When dealing with water and electricity, take extra measures before commencing your activity.
2. Switch To Recirculate
Your pump’s multiport valve may be adjusted to recirculate water. This will send water into the pump and recirculate it back into the pool.
When set to recirculate, the water avoids the filter and flows straight into the pump, ensuring that there is water in the pump.
3. Allow Air to Escape
Open the air relief valve on top of the filter to relieve excess air pressure in the lines.
4. Empty the Pump Basket
Remove any dirt from the basket and rinse it with a hose. Inspect for wear and tear and replace worn-out components such as o-rings as required.
5. Fill the Pump Basket with Water
Fill the pump basket carefully with a garden hose and replace the cover.
6. Open the Air Release Valve and Turn on the Pump
Once the pump basket has been filled and tightened, open the air release valve and turn on the pump.
7. Check the Flow of Water to Your Pump
Within thirty seconds, water should be flowing continuously.
If the flow is not constant, switch off the pump and repeat the preceding procedures.
Examine all of your hardware for signs of wear and tear. Close the air pressure release valve after the water is continuously flowing.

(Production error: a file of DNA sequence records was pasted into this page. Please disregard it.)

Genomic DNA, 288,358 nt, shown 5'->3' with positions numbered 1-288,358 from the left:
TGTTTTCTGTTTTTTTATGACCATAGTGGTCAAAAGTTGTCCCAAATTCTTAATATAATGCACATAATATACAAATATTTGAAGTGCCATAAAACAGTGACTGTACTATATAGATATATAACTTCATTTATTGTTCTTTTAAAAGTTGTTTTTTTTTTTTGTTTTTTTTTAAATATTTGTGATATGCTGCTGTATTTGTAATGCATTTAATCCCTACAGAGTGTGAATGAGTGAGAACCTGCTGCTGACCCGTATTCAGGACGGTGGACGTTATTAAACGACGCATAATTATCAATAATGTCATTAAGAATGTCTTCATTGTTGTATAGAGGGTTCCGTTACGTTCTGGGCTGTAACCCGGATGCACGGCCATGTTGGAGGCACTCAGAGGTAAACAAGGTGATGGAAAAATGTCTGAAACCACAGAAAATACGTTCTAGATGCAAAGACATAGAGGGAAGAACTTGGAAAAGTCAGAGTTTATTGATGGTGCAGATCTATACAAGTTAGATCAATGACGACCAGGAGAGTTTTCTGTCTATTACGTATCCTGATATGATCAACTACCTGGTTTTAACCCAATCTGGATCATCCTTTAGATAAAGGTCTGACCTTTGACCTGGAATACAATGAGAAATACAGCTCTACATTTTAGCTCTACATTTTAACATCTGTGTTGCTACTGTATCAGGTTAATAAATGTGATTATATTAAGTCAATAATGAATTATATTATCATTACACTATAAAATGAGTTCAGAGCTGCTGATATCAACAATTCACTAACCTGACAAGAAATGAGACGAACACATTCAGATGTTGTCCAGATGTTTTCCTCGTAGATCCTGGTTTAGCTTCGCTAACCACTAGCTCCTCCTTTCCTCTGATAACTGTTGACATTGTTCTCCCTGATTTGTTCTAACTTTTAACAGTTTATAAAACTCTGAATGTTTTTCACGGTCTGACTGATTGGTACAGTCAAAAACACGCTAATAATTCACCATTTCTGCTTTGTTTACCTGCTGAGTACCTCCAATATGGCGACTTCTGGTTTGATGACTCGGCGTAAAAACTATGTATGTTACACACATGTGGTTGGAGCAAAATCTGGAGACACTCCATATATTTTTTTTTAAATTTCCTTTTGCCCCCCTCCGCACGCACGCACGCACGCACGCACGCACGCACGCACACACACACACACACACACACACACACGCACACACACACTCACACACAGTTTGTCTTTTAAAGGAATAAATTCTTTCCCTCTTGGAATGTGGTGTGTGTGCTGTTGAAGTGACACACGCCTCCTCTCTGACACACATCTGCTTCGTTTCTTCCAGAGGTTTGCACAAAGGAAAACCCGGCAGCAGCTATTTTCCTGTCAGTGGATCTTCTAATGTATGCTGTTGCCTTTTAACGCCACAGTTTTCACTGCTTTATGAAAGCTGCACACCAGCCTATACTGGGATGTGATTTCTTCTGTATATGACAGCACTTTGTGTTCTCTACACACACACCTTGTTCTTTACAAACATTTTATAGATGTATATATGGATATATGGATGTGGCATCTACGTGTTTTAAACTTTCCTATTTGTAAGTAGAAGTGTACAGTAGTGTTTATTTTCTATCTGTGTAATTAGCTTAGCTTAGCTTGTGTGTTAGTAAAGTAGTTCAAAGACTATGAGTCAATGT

Types of Pool Filter
Pool filters come in various styles and use various materials to filter the water.
The most basic kind is a standard replaceable filter cartridge in a canister fitted after the pump in the discharge line.
These are primarily utilized in lower volume above-ground pools and need little care from periodic filter replacements.
Sand filters in bigger in-ground pools employ a bed of industrial-grade silica to filter the water as it percolates through the sand under pump pressure.
Another kind of filter medium is diatomaceous earth. The porous powder has excellent filtration characteristics.
Both sand and DE filters need occasional backwashing to keep the filter clean.
The Pool Filter Settings
Pool filter multiport valves offer general settings that work with all major sand and DE filter manufacturers.
The “Filter” option cycles water through the sand or DE media, then out the filter and into the pool through the return port.
This is the default setting for regular pump and filter operation.
The “Backwash” option reverses water to flow through the filter media to flush away impurities.